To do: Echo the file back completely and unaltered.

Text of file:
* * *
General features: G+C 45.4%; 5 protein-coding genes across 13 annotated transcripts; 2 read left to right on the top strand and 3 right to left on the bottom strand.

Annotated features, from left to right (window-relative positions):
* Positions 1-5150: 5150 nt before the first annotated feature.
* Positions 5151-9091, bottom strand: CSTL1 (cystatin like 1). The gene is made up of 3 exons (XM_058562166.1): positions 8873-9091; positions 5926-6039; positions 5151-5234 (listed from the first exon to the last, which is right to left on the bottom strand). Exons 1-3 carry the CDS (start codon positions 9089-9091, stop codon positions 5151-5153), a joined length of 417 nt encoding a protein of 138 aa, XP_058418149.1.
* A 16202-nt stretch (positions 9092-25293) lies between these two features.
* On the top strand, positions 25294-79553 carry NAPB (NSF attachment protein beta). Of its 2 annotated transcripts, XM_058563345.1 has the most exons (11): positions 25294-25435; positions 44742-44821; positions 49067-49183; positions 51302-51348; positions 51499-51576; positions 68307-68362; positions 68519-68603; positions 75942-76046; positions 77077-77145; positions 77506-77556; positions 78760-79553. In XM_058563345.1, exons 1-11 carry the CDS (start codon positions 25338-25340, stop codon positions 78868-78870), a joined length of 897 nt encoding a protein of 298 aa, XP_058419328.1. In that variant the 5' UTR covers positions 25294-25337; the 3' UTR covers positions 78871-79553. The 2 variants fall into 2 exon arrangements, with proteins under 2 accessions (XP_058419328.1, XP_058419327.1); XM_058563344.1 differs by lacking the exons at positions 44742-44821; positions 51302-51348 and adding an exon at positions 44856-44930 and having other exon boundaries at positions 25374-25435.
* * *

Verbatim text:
General features: G+C 45.4%; 5 protein-coding genes across 13 annotated transcripts; 2 read left to right on the top strand and 3 right to left on the bottom strand.

Annotated features, from left to right (window-relative positions):
* Positions 1-5150: 5150 nt before the first annotated feature.
* Positions 5151-9091, bottom strand: CSTL1 (cystatin like 1). The gene is made up of 3 exons (XM_058562166.1): positions 8873-9091; positions 5926-6039; positions 5151-5234 (listed from the first exon to the last, which is right to left on the bottom strand). Exons 1-3 carry the CDS (start codon positions 9089-9091, stop codon positions 5151-5153), a joined length of 417 nt encoding a protein of 138 aa, XP_058418149.1.
* A 16202-nt stretch (positions 9092-25293) lies between these two features.
* On the top strand, positions 25294-79553 carry NAPB (NSF attachment protein beta). Of its 2 annotated transcripts, XM_058563345.1 has the most exons (11): positions 25294-25435; positions 44742-44821; positions 49067-49183; positions 51302-51348; positions 51499-51576; positions 68307-68362; positions 68519-68603; positions 75942-76046; positions 77077-77145; positions 77506-77556; positions 78760-79553. In XM_058563345.1, exons 1-11 carry the CDS (start codon positions 25338-25340, stop codon positions 78868-78870), a joined length of 897 nt encoding a protein of 298 aa, XP_058419328.1. In that variant the 5' UTR covers positions 25294-25337; the 3' UTR covers positions 78871-79553. The 2 variants fall into 2 exon arrangements, with proteins under 2 accessions (XP_058419328.1, XP_058419327.1); XM_058563344.1 differs by lacking the exons at positions 44742-44821; positions 51302-51348 and adding an exon at positions 44856-44930 and having other exon boundaries at positions 25374-25435.